Yep - still the standard for live ITV shows. There are three separate companies who form the ITV network in the UK. ITV plc (which owns all the former franchise regions in England, Wales and the Channel Islands), STV (which owns the Scottish and Grampian franchises) and UTV (which operates the Northern Ireland Franchise). As they are separate companies who all take the same feeds from live studios and outside broadcasts, and may not all receive talkback (and certainly won't have two-way talkback direct) the cue dot system is still the most fool proof. Also good at warning the audience when a cup of tea is due!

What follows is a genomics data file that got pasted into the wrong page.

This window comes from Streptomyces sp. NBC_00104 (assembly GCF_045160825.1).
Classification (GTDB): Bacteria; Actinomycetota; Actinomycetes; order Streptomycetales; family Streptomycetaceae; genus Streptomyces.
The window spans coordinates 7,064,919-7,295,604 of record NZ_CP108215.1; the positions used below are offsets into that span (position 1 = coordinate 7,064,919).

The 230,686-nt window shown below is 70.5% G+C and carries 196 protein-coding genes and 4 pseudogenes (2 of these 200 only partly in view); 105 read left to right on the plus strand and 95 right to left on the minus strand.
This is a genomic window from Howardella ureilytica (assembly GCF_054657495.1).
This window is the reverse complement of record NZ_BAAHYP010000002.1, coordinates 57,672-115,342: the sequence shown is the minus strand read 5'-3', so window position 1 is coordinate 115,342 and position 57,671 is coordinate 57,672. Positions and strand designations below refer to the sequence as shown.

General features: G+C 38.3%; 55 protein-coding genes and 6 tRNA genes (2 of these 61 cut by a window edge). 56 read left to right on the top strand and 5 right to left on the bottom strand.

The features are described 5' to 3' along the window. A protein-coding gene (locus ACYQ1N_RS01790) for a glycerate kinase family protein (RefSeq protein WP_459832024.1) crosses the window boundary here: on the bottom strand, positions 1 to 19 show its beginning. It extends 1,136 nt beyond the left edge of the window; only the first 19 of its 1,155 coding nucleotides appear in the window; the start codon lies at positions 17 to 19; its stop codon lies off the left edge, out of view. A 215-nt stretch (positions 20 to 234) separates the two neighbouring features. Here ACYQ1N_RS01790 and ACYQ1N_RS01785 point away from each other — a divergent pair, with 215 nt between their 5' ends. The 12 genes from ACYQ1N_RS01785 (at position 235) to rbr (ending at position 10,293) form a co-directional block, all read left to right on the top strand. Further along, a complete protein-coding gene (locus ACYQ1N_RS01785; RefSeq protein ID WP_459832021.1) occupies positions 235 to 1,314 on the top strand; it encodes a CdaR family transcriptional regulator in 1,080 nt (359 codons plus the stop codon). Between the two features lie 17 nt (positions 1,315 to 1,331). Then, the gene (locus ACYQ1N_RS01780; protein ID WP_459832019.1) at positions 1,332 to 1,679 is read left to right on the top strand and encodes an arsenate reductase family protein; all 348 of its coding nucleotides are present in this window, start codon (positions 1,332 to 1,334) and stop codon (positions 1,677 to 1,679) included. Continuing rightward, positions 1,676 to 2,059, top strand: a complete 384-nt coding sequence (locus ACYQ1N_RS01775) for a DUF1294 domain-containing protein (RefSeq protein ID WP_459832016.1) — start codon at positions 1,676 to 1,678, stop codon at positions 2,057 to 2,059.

Quote:
The only broadcaster over here I can recall still using these within the past decade or so is CBC in Canada. However, I am unsure if they still use them.

Audible DTMF tones were once rather popular for triggering commercial breaks in the United States, particularly on specialty cable/satellite channels. They were almost completely eliminated 10-15 years ago, though, with the exception of a few small, low-budget operations that continue to use them in the present day.
Ah - the systems I know were used in the UK to automatically trigger ad breaks at cable head-ends and to international affiliates used INaudible tones.